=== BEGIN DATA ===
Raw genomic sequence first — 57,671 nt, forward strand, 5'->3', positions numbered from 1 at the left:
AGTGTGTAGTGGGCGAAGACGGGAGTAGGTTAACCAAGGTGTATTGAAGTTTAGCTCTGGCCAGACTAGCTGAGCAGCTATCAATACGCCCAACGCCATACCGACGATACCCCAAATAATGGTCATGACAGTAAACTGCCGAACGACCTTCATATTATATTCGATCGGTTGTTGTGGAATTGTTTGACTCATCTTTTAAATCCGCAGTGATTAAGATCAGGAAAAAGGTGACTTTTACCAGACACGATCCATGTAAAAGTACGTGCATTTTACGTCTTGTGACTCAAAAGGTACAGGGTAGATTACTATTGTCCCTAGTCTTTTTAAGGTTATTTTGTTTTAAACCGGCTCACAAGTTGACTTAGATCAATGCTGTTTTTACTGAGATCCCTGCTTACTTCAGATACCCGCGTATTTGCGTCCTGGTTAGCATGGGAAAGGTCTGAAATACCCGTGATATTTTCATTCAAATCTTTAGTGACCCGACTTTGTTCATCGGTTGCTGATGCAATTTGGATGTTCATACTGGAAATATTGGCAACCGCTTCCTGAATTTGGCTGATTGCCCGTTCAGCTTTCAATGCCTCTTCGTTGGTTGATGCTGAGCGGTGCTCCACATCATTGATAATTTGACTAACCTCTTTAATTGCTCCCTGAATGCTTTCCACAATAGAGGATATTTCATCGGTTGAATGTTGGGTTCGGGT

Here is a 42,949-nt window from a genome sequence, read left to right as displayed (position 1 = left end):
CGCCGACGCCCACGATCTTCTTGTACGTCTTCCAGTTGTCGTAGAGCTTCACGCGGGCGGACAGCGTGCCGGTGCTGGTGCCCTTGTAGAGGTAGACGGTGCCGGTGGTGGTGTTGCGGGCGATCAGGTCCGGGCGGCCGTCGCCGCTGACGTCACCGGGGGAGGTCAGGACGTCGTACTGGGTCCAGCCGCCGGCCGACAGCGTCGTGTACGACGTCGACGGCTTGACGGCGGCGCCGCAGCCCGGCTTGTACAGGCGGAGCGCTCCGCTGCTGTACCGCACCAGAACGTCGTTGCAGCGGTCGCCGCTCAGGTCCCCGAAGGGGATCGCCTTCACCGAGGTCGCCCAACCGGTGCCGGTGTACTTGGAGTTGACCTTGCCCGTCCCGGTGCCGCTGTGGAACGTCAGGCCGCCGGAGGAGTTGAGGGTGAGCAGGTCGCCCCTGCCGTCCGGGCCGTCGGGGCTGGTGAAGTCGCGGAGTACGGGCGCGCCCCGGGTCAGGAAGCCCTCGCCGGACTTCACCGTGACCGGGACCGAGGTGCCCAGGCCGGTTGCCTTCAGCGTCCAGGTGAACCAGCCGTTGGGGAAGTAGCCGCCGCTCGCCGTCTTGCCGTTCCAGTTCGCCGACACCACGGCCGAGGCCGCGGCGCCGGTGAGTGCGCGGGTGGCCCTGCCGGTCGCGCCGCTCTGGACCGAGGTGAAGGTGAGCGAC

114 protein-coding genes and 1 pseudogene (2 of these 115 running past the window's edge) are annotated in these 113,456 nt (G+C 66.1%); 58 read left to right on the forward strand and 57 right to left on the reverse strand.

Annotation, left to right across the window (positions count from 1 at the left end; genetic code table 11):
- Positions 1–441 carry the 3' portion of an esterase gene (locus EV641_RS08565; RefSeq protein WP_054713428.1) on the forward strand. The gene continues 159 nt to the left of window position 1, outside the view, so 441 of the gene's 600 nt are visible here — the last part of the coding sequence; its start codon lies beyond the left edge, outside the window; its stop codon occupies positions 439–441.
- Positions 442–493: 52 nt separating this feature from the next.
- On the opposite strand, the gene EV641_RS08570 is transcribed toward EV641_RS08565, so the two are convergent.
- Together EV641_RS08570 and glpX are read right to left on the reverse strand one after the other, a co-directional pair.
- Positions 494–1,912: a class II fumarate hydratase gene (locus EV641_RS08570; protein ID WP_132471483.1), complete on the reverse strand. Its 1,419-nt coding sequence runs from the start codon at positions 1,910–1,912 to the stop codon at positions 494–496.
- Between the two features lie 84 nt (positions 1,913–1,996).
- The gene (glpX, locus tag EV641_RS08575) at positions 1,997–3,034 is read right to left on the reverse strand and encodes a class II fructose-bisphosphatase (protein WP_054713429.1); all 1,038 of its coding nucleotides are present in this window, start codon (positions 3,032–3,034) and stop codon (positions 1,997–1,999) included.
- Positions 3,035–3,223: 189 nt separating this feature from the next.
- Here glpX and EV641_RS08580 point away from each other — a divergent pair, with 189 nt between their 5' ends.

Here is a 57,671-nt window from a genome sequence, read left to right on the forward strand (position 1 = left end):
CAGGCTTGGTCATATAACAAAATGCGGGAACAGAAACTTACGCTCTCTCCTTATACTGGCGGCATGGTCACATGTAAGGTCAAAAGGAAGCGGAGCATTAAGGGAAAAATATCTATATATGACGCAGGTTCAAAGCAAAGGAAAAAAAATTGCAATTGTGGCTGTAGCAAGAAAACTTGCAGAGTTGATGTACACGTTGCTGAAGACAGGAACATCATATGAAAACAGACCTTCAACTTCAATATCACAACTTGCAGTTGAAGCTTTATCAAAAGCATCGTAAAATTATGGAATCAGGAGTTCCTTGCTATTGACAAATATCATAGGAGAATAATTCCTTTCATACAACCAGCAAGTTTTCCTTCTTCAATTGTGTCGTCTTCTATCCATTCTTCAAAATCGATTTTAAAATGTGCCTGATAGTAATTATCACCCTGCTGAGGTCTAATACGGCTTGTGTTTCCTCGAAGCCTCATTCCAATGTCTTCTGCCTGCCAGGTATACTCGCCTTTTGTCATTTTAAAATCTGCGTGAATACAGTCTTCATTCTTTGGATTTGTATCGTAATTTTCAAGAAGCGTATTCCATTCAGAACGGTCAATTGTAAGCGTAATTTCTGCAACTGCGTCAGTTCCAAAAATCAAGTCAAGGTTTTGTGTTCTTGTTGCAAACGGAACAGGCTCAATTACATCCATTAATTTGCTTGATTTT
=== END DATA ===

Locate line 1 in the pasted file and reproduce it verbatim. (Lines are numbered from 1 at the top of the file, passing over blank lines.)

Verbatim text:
Raw genomic sequence first — 57,671 nt, forward strand, 5'->3', positions numbered from 1 at the left: